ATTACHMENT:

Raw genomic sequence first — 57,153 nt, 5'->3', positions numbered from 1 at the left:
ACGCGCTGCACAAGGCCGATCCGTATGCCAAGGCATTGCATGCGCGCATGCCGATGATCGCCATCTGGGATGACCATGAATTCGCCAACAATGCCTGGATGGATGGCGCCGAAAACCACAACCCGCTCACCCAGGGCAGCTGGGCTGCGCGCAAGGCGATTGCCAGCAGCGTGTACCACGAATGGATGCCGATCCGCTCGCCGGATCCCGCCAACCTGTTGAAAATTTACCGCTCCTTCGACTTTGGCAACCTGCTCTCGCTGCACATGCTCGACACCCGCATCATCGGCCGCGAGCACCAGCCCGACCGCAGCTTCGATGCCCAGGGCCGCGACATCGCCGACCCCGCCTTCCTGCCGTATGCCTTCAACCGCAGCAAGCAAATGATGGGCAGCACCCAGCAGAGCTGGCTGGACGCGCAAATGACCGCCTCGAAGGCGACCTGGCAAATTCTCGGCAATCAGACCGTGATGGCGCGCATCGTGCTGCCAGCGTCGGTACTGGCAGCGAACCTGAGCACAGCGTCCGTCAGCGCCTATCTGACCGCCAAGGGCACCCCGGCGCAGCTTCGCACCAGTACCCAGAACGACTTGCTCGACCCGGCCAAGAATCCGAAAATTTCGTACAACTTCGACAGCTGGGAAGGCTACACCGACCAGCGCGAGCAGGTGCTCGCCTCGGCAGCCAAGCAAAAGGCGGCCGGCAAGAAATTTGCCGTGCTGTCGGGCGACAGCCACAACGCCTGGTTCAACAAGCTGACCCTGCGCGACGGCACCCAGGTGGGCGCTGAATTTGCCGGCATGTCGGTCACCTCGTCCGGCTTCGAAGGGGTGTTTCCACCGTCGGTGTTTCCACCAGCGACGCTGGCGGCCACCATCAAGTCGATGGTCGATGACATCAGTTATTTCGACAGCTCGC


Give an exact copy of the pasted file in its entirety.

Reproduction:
Raw genomic sequence first — 57,153 nt, 5'->3', positions numbered from 1 at the left:
ACGCGCTGCACAAGGCCGATCCGTATGCCAAGGCATTGCATGCGCGCATGCCGATGATCGCCATCTGGGATGACCATGAATTCGCCAACAATGCCTGGATGGATGGCGCCGAAAACCACAACCCGCTCACCCAGGGCAGCTGGGCTGCGCGCAAGGCGATTGCCAGCAGCGTGTACCACGAATGGATGCCGATCCGCTCGCCGGATCCCGCCAACCTGTTGAAAATTTACCGCTCCTTCGACTTTGGCAACCTGCTCTCGCTGCACATGCTCGACACCCGCATCATCGGCCGCGAGCACCAGCCCGACCGCAGCTTCGATGCCCAGGGCCGCGACATCGCCGACCCCGCCTTCCTGCCGTATGCCTTCAACCGCAGCAAGCAAATGATGGGCAGCACCCAGCAGAGCTGGCTGGACGCGCAAATGACCGCCTCGAAGGCGACCTGGCAAATTCTCGGCAATCAGACCGTGATGGCGCGCATCGTGCTGCCAGCGTCGGTACTGGCAGCGAACCTGAGCACAGCGTCCGTCAGCGCCTATCTGACCGCCAAGGGCACCCCGGCGCAGCTTCGCACCAGTACCCAGAACGACTTGCTCGACCCGGCCAAGAATCCGAAAATTTCGTACAACTTCGACAGCTGGGAAGGCTACACCGACCAGCGCGAGCAGGTGCTCGCCTCGGCAGCCAAGCAAAAGGCGGCCGGCAAGAAATTTGCCGTGCTGTCGGGCGACAGCCACAACGCCTGGTTCAACAAGCTGACCCTGCGCGACGGCACCCAGGTGGGCGCTGAATTTGCCGGCATGTCGGTCACCTCGTCCGGCTTCGAAGGGGTGTTTCCACCGTCGGTGTTTCCACCAGCGACGCTGGCGGCCACCATCAAGTCGATGGTCGATGACATCAGTTATTTCGACAGCTCGC